A few extra minutes of sleep may provide a big boost to teens’ learning ability, says a new study that raises important questions about the impact of sleep deprivation on the young mind.
Researchers in Hong Kong embarked on a study involving more than 1,100 elementary school students to find out what effect – if any – a delayed school start time had on teen behavior.
The researchers divided the students into two groups and had one of the group’s elementary schools push its start time back from 7:45 a.m. to 8:00 a.m. – a modest delay of 15 minutes. The group at the other elementary school maintained their regular start time.
Among a range of positive findings associated with the later start time, the researchers discovered that kids whose school day began later than usual experienced:
- Improved mental health
- Better “prosocial behaviors” and enhanced “peer relationship”
- Increased attentiveness
- Fewer “emotional problems” and decreased “behavioral difficulties”
“A modest delay of 15 minutes in the school start schedule could result in a constellation of benefits across sleep, mood, behavior, and school attendance among adolescents,” conclude the study authors, who are associated with The Chinese University of Hong Kong, in the journal Sleep Medicine.
The authors reported that teens in the group with the delayed start time spent more time in bed and “significantly delayed their weekday wakeup time,” despite the later start of just a quarter hour. The control group, which maintained the same school start time as prior to the study, did not produce similar results.
The authors say that more sleep led to a “corresponding improvement in mood and behaviors.”
An “Epidemic” of Sleep Deprivation
Lack of sleep among teenagers is no trivial matter. A recent study from Stanford Medicine, which calls “sleep deprivation an epidemic” among teens, found a wide range of negative benefits on general health, learning and even morbidity.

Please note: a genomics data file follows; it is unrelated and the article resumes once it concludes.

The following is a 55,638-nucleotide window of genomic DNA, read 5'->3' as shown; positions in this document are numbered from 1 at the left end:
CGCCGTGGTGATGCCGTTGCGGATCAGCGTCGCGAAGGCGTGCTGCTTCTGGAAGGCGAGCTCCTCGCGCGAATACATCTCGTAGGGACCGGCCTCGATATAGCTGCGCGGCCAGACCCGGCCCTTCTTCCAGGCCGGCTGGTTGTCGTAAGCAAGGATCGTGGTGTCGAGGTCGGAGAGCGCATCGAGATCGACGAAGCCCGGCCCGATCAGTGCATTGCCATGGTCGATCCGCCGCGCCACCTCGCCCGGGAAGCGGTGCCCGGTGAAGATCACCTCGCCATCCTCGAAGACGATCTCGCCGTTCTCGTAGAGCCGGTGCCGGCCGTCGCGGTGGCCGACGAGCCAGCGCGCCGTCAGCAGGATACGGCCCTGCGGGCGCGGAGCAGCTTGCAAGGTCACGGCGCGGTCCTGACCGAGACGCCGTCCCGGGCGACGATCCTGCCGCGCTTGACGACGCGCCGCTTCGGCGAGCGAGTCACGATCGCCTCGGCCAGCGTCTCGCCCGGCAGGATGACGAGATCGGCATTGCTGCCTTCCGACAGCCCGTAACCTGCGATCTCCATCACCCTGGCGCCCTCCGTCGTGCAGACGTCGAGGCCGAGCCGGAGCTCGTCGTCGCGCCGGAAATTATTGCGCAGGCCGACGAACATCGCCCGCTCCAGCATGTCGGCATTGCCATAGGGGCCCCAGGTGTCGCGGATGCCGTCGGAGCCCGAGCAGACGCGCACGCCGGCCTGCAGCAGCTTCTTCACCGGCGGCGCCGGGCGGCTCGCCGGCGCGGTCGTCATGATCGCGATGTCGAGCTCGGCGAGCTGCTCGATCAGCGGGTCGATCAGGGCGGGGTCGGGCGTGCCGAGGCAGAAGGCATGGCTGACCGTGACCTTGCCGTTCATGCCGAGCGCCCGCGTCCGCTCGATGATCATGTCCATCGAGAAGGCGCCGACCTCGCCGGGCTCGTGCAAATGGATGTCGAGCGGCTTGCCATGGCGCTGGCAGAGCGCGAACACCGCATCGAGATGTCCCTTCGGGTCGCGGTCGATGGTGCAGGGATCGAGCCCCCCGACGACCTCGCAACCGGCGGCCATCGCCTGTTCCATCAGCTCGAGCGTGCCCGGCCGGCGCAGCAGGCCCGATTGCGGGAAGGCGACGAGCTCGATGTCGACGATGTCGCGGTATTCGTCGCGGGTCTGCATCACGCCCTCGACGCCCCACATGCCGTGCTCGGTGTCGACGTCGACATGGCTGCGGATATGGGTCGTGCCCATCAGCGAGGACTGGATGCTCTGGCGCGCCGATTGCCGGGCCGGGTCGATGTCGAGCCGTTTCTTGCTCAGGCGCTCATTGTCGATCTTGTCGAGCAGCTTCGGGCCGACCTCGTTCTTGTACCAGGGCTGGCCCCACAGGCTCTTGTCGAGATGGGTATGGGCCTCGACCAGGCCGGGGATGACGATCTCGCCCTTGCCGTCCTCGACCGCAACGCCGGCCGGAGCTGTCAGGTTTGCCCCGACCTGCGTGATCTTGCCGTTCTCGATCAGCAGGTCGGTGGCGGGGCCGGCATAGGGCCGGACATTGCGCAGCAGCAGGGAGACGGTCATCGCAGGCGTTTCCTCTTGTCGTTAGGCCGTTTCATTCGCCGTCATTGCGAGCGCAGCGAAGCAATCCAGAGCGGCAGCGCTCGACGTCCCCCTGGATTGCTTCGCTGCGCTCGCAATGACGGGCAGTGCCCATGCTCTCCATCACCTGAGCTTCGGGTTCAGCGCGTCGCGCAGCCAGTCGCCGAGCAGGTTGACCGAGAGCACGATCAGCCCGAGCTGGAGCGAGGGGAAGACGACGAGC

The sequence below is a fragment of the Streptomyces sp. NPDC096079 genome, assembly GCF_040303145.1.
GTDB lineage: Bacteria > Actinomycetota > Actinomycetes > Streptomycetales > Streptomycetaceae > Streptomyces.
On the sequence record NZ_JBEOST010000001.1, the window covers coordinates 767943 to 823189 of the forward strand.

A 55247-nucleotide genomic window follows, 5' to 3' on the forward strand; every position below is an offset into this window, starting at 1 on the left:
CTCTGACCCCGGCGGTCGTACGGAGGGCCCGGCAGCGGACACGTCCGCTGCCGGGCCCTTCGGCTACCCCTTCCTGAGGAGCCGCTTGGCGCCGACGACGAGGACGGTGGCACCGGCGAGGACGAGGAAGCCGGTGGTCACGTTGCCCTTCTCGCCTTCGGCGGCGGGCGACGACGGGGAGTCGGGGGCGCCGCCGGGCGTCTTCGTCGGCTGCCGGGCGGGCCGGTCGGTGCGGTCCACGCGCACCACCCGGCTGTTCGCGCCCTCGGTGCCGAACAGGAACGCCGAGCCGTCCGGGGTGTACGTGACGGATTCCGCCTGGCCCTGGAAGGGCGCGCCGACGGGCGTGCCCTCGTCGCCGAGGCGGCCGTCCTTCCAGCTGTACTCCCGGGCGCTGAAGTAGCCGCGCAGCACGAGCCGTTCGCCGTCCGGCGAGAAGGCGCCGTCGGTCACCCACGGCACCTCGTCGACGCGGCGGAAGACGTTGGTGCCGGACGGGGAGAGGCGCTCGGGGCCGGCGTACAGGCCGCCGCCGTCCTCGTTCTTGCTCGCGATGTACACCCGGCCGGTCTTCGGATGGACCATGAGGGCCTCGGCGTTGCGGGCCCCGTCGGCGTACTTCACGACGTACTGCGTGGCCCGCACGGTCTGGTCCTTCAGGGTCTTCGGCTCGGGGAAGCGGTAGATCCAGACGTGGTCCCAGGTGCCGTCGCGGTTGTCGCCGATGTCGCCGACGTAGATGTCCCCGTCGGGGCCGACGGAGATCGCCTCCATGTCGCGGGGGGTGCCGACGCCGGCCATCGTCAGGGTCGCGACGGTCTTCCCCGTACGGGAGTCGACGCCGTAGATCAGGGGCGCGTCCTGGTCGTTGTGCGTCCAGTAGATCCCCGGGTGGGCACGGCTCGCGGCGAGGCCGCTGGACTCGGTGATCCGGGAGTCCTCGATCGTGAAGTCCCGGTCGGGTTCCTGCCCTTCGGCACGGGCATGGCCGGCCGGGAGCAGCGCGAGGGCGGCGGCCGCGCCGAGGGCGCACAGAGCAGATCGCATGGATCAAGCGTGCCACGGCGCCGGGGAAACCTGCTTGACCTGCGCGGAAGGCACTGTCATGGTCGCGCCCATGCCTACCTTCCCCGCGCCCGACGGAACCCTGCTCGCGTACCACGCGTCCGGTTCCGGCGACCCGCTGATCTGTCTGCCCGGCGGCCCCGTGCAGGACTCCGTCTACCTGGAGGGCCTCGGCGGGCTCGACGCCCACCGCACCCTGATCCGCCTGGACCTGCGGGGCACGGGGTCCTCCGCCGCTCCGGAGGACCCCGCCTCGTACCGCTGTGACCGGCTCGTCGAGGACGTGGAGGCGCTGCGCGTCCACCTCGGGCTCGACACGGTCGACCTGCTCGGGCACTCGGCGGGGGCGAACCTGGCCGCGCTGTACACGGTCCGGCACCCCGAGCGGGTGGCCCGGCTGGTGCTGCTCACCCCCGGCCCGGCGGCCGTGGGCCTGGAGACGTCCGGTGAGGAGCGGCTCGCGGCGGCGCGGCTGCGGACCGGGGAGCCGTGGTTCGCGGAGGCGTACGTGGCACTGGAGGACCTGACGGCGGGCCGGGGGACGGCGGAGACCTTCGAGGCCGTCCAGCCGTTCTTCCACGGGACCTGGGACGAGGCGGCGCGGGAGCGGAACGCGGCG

“Sleep deprivation increases the likelihood teens will suffer myriad negative consequences, including an inability to concentrate, poor grades, drowsy-driving incidents, anxiety, depression, thoughts of suicide and even suicide attempts,” states the study.
The new study may add to the growing body of evidence suggesting that changes to school start times can bring significant benefits.
“Current findings have significant implications for the education policy, suggesting that school administrators and policy makers should systematically consider delaying school start time to promote sleep and health among school-aged adolescents,” write the researchers.
The vast majority of high school students – about 87 percent – don’t get the eight to 10 hours of sleep every night that experts recommend, notes the Stanford study. The pressure of school, homework and other factors, such as social media use, may be contributing to the large sleep deficit facing many teens.
Another factor is simple biology. A study from the Child Mind Institute notes that production of melatonin – the hormone that regulates sleep – changes in the teen years, leading to later bedtimes and a changing sleep schedule.
Some researchers think that school start times should be pushed back to 8:30 a.m. or later, according to a study from the American Psychological Association. Yet that study notes that only one in five students begin their day at that time or later.
Richard Scott is a health care reporter focusing on health policy and public health. Richard keeps tabs on national health trends from his Philadelphia location and is an active member of the Association of Health Care Journalists.